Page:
Friday, May 11, 2007

Saint Paul believed that people reap what they sow; "be not deceived", he warned, "for whatsoever a man soweth, that shall he also reap; he who sows to the spirit shall reap life, but he who sows to the flesh shall reap corruption."
A more recent warning about reaping corruption comes from a leading German zoologist, Hans-Heinrich Kaatz of the University of Jena. Kaatz talked to the Observer (UK) in May of 2000 and foretold the disaster that is now occuring with bees. He asserted: "I have found the herbicide-resistant genes in the rapeseed transferred across to the bacteria and yeast inside the intestines of young bees." [full report posted on]
At that time, the UK Agriculture Minister Nick Brown advised farmers to destroy all crops contaminated with GM. Two years later, the government was less active, as a report in the Sunday Times was to show. In that piece (15/9/02), it was revealed that GM crops tainted honey from 2 miles afield. UK government response then was to say they did not believe it was a source of concern. Five years on we have different faces in that office, and they are not much concerned either.
They might be, if they listened. A yet more recent report just might get their ear, that of organic beekeeper Sharon Labchuk, who states that among the 1,000 or so organic beekeepers who write in to her newsletter, none has had a case of CCD in their hives. Michael Bush, to whom she refers her readers, notes that the media does not tell us the real causes of this problem, and asks if media coverage will affect government response. Unfortunately, it may, the bullies in the media set the tone and the politicians dance to it.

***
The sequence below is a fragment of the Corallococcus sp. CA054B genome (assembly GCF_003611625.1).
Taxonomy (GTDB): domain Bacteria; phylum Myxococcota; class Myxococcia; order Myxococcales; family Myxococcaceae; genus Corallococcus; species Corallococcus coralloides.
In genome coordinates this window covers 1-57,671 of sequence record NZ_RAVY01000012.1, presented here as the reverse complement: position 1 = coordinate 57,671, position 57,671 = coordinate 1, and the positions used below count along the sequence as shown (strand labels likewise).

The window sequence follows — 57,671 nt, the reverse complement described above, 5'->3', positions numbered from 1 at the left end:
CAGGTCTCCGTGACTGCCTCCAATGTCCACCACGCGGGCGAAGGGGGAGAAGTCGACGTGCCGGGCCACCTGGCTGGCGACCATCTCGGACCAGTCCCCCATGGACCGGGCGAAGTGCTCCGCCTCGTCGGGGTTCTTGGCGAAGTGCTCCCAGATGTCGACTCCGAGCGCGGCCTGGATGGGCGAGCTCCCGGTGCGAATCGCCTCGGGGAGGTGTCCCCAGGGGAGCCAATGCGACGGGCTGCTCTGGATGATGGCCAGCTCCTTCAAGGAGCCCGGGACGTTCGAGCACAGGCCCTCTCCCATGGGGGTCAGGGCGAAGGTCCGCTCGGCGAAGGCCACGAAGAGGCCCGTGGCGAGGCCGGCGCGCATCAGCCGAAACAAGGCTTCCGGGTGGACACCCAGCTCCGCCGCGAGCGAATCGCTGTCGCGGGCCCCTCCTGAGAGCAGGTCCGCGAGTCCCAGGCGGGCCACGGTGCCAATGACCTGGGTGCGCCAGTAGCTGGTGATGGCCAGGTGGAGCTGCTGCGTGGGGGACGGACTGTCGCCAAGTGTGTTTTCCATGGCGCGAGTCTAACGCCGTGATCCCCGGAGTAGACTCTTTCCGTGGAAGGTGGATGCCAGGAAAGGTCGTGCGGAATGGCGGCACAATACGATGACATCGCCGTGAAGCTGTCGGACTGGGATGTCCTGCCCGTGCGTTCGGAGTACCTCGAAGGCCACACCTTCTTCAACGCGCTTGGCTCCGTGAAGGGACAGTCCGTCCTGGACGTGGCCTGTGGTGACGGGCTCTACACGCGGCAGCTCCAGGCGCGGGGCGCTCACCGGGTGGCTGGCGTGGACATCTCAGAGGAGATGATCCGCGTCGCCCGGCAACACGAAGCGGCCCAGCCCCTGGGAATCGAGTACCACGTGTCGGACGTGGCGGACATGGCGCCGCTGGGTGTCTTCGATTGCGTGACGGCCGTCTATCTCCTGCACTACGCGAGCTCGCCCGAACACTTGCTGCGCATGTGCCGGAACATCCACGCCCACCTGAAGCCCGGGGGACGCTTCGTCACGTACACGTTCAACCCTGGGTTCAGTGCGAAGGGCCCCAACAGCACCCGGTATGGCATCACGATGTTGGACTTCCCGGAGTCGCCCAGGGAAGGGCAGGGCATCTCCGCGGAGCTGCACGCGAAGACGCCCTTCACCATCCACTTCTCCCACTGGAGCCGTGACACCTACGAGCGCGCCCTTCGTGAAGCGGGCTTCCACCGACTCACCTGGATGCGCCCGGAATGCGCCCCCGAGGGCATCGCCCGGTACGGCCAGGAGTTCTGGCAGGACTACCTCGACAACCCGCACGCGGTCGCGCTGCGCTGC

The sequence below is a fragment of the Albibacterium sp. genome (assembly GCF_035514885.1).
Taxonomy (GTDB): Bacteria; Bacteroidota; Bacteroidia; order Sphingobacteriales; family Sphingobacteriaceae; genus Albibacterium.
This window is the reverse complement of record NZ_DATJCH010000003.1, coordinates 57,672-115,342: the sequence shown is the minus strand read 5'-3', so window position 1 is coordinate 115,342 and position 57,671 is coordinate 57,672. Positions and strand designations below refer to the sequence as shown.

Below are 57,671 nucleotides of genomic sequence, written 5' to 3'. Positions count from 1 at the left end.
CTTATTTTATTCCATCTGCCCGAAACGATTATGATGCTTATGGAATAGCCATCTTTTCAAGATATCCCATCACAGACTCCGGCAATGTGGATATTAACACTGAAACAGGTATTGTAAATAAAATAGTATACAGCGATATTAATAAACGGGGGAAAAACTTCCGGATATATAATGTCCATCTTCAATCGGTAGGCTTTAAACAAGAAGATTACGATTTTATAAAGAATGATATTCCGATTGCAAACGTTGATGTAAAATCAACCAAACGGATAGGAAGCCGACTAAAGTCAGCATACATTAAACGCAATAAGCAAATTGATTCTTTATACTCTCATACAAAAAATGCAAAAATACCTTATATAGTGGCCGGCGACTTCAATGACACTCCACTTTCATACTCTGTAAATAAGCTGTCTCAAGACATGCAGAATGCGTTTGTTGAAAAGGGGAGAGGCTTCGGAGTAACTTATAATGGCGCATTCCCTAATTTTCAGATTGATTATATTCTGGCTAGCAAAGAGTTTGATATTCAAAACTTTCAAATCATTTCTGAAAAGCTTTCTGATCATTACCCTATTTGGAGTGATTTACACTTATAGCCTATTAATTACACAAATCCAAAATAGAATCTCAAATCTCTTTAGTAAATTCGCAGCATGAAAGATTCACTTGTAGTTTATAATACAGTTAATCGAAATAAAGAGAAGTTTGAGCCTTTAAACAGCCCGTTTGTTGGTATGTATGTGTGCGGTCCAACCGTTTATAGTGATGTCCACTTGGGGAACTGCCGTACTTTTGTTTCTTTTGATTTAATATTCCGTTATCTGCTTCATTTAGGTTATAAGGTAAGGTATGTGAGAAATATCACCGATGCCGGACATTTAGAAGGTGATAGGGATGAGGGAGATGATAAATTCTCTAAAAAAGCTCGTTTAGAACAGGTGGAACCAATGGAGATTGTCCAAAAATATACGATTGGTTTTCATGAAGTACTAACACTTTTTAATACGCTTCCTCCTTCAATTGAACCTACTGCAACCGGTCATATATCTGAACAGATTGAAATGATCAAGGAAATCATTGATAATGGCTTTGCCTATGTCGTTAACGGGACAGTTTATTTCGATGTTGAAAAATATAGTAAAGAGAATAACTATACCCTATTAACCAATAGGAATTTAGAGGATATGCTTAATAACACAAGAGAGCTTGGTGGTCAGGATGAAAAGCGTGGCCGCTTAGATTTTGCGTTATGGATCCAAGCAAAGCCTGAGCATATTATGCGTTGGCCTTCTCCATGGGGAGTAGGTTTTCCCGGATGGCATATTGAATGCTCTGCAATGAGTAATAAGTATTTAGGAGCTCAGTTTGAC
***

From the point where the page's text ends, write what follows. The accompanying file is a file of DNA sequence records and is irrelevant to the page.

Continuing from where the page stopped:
At times, some do stand up to the bullies, and this month it was Senator Chuck Grassely, a Republican from Iowa who demanded that Big Oil explain why they are not producing ethanol. In his opinion, and in that of many others' as well, Big Oil is stalling on the issue to sell us more petrol. Ethanol could be produced from farm wastes, so obviously, Big Oil has little interest in it. However, the left is just as guilty here, as they went and supported the palm oil fraud that has destroyed so many habitats in poor countries the mainstream press can ignore. The likes of George Monbiot might want to take some responsibility for their nonsense along with Big Oil.
It is becoming more and more apparent that individuals have to act on issues rather than wait for governments, right, wrong or left, to do so. This week a farmer in California took on the pesticide companies by suing them for pesticide residues which blew on to his farm, destroying his dill to the tune of $500,000. Larry Jacobs of Jacobs Farms is suing Westerm Farm Services. While the whole case may take as long as the OJ case, there is at least an injunction issued by the Santa Cruz County Superior Court to stop spraying.
Some might call this litigation unusual, but there is precedent for it in that very state, where northern orchard growers sued to limit spraying and the state granted stricter ordinances against the use of herbicides. Indeed there is solid legal basis for both cases, as Jacobs' barrister, Austin Comstock, points out: "There's a traditional concept in Anglo-Saxon law that you use your property in a way not to damage mine...if you damage mine, there's some redress there."
Sounds almost Biblical there, Mr. Comstock.

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